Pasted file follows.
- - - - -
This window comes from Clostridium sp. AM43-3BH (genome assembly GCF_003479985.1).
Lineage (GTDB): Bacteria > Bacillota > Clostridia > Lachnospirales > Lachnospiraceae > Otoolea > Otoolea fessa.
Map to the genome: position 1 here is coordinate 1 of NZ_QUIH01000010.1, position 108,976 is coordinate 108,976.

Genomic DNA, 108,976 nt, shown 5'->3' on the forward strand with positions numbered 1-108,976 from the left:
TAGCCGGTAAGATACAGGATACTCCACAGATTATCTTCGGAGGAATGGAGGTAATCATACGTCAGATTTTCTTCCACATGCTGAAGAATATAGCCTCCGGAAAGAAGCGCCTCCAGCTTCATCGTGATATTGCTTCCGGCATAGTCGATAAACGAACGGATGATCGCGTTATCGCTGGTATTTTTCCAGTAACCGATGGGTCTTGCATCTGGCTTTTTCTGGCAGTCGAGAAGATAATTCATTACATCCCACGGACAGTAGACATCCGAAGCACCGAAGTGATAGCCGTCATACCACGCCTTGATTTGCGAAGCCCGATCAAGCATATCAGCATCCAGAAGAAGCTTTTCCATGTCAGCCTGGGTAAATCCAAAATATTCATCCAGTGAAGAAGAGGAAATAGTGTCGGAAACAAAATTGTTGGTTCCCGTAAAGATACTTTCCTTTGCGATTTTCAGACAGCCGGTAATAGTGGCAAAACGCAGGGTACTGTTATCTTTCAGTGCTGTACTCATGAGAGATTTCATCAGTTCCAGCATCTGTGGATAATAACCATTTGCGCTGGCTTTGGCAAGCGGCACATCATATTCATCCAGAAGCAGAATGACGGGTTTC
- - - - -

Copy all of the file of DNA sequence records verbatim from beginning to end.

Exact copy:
This window comes from Clostridium sp. AM43-3BH (genome assembly GCF_003479985.1).
Lineage (GTDB): Bacteria > Bacillota > Clostridia > Lachnospirales > Lachnospiraceae > Otoolea > Otoolea fessa.
Map to the genome: position 1 here is coordinate 1 of NZ_QUIH01000010.1, position 108,976 is coordinate 108,976.

Genomic DNA, 108,976 nt, shown 5'->3' on the forward strand with positions numbered 1-108,976 from the left:
TAGCCGGTAAGATACAGGATACTCCACAGATTATCTTCGGAGGAATGGAGGTAATCATACGTCAGATTTTCTTCCACATGCTGAAGAATATAGCCTCCGGAAAGAAGCGCCTCCAGCTTCATCGTGATATTGCTTCCGGCATAGTCGATAAACGAACGGATGATCGCGTTATCGCTGGTATTTTTCCAGTAACCGATGGGTCTTGCATCTGGCTTTTTCTGGCAGTCGAGAAGATAATTCATTACATCCCACGGACAGTAGACATCCGAAGCACCGAAGTGATAGCCGTCATACCACGCCTTGATTTGCGAAGCCCGATCAAGCATATCAGCATCCAGAAGAAGCTTTTCCATGTCAGCCTGGGTAAATCCAAAATATTCATCCAGTGAAGAAGAGGAAATAGTGTCGGAAACAAAATTGTTGGTTCCCGTAAAGATACTTTCCTTTGCGATTTTCAGACAGCCGGTAATAGTGGCAAAACGCAGGGTACTGTTATCTTTCAGTGCTGTACTCATGAGAGATTTCATCAGTTCCAGCATCTGTGGATAATAACCATTTGCGCTGGCTTTGGCAAGCGGCACATCATATTCATCCAGAAGCAGAATGACGGGTTTC